“If Reference is Dead Why Am I So Tired?”

Today I’m trying to catch up with my Google Reader, so hopefully I’ll have a few interesting things to post over the next few days (since, like my own blog, I’ve been neglecting other people’s blogs too!), much like this funny and relevant article from the blog Closed Stacks, “If Reference is Dead Why Am I So Tired?”

The first two paragraphs spoke to me as they discuss the digital divide and the need to still teach people how to do research and how to determine what are and are not reliable sources.  This author works in an academic setting, but the same goes for public libraries too.  We’re faced with kids and adults who have homework to do and papers to write and book reports to fill out, and they want us to help them as though we’re an academic library.

The notion that reference is dead is the new hot idea, it seems.  The comment by Eli Neiburger “We need big servers and the geeks to take care of them. What are we going to cut to be able to hire a geek? We are going to cut reference staff. Reference is dead” seems designed to shock, but will probably make the more knee-jerk librarians chop the desk up to use as kindling and reshuffle the reference staff.

Comments like this speak very much to the nerdiness of our profession. Unfortunately, not the good nerdiness, but rather the so desperate to seem cutting-edge and cool that it comes off as pathetic way.  How about instead of trying to reel in the tech-savvy folk who don’t use the library because they don’t think they have use for it, we stop alienating the people who have always been there by changing things around without real purpose.  I’m all about change, but it can’t be change just for the sake of change; it has to be changes that work.

As the author goes on to discuss, not everyone needs help downloading an e-book.  Some of them need help turning the computer on in the first place or navigating the mouse.  And those are the people that we in public libraries deal with most often.  The non-tech savvy ones which appear in every generation.  I have kids who don’t know how to use basic word and are 10 or 11.  I have adults who don’t know where to type into the search bar.  And they all come to the reference desk.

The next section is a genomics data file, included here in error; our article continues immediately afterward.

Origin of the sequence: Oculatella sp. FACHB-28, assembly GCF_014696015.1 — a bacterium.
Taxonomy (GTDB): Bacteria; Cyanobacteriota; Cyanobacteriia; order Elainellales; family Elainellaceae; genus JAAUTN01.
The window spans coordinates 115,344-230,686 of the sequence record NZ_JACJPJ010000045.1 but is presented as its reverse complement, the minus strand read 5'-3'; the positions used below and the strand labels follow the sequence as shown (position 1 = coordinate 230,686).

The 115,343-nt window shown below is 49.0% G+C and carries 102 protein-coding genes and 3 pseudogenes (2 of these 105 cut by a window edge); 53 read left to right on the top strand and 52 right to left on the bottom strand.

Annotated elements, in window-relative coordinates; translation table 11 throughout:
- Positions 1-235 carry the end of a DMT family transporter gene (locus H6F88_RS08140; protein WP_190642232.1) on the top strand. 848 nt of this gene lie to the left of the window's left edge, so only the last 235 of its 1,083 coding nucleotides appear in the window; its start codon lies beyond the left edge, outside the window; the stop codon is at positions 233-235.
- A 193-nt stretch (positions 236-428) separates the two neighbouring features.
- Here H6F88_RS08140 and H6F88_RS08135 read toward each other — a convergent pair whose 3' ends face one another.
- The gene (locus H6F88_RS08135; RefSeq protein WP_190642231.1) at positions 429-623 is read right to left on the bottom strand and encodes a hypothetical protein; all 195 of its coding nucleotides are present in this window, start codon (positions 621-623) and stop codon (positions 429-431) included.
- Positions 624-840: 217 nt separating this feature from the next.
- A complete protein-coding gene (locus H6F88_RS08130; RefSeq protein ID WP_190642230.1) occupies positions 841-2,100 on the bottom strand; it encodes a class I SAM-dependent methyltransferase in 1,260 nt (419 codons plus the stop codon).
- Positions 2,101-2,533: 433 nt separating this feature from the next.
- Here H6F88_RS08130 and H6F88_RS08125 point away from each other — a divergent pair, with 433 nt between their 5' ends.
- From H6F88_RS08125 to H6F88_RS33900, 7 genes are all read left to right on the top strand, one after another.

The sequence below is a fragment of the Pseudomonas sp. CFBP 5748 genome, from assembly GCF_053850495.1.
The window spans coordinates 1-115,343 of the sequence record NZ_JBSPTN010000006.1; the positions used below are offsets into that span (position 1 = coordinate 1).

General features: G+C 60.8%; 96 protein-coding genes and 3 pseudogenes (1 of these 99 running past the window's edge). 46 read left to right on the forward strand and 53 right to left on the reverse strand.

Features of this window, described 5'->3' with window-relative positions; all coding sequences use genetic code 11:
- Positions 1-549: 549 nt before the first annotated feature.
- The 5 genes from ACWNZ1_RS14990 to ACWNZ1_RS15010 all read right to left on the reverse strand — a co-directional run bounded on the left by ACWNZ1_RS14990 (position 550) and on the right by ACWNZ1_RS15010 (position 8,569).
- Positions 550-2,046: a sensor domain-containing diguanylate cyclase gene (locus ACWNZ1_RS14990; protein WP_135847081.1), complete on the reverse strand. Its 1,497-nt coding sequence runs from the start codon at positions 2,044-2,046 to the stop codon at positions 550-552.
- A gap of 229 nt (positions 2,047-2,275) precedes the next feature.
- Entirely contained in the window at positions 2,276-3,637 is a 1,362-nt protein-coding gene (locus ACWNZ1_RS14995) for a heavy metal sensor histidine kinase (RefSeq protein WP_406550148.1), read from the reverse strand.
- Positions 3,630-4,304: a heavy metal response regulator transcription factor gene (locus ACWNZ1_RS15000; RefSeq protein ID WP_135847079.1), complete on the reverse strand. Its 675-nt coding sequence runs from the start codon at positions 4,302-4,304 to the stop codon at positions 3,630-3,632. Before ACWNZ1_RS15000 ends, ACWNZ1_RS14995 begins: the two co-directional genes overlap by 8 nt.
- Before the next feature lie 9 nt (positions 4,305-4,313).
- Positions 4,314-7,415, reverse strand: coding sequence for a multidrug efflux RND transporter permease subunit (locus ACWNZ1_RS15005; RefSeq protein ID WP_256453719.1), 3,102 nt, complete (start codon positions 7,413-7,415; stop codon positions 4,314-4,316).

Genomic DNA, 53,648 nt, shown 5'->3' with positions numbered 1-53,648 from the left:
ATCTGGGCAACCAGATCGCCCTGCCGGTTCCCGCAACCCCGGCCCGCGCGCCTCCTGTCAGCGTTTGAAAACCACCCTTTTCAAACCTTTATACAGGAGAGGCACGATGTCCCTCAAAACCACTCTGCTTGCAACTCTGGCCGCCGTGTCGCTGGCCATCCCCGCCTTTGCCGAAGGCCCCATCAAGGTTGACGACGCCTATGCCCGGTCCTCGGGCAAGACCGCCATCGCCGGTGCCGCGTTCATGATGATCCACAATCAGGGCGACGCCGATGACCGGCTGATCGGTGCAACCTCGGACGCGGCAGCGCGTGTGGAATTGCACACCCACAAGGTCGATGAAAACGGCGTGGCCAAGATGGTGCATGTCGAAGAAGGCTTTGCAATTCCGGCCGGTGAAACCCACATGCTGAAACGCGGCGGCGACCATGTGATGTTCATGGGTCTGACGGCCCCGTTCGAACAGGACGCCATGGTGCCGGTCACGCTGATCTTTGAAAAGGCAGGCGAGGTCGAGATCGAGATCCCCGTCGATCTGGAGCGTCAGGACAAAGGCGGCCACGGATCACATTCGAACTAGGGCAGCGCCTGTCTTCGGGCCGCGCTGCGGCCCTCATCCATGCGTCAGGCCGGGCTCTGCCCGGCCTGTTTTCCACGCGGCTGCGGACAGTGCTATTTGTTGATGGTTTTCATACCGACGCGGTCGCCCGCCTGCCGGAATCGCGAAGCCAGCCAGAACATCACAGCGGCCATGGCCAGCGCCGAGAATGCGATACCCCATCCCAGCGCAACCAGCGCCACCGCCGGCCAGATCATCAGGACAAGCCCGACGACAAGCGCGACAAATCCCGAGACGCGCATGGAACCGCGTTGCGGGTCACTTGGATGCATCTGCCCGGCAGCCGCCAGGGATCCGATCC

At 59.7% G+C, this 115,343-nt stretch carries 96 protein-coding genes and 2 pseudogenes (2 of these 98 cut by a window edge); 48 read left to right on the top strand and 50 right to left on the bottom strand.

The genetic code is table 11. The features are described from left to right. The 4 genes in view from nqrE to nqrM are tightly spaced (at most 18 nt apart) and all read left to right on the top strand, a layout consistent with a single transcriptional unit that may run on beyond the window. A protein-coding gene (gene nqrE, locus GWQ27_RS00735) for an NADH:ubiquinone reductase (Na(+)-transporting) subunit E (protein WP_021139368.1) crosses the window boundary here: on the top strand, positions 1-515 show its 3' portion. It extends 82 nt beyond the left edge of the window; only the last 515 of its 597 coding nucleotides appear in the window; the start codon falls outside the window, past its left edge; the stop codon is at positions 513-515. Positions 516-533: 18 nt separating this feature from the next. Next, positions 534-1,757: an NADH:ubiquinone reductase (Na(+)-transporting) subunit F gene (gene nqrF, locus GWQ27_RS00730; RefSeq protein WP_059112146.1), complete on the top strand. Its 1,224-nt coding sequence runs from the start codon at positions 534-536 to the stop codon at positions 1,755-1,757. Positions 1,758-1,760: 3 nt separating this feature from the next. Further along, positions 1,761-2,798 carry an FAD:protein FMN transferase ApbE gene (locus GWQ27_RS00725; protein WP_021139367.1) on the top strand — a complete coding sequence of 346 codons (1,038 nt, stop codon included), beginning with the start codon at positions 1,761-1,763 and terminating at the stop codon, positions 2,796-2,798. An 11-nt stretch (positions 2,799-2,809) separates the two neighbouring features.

Especially after the last few weeks at PVLD, I can guarantee that Reference is not dead.  It’s just changing.  We have different resources to use and different things to teach people than librarians 10 or 20 years ago.  I’m telling kids to use online databases for 4th grade reports when they are the last ones to come in and their peers have checked out ALL the books (sometimes to one person, but that’s a different debate).  Since I spend 95% of my work week sitting on various reference desks, I can attest that there is rarely a day that I don’t go home exhausted from dealing with all the things that go along with sitting on a reference desk.  The days where I’m bored out of my mind are few and far between, and I’ve rarely held a job that didn’t have a boring day here and there.  And usually those boring days are my own fault, and because I didn’t seek out that next level of work to do like start compiling a read-alike list or catching up on Library Journal.

What do you guys think?  Is reference dead?

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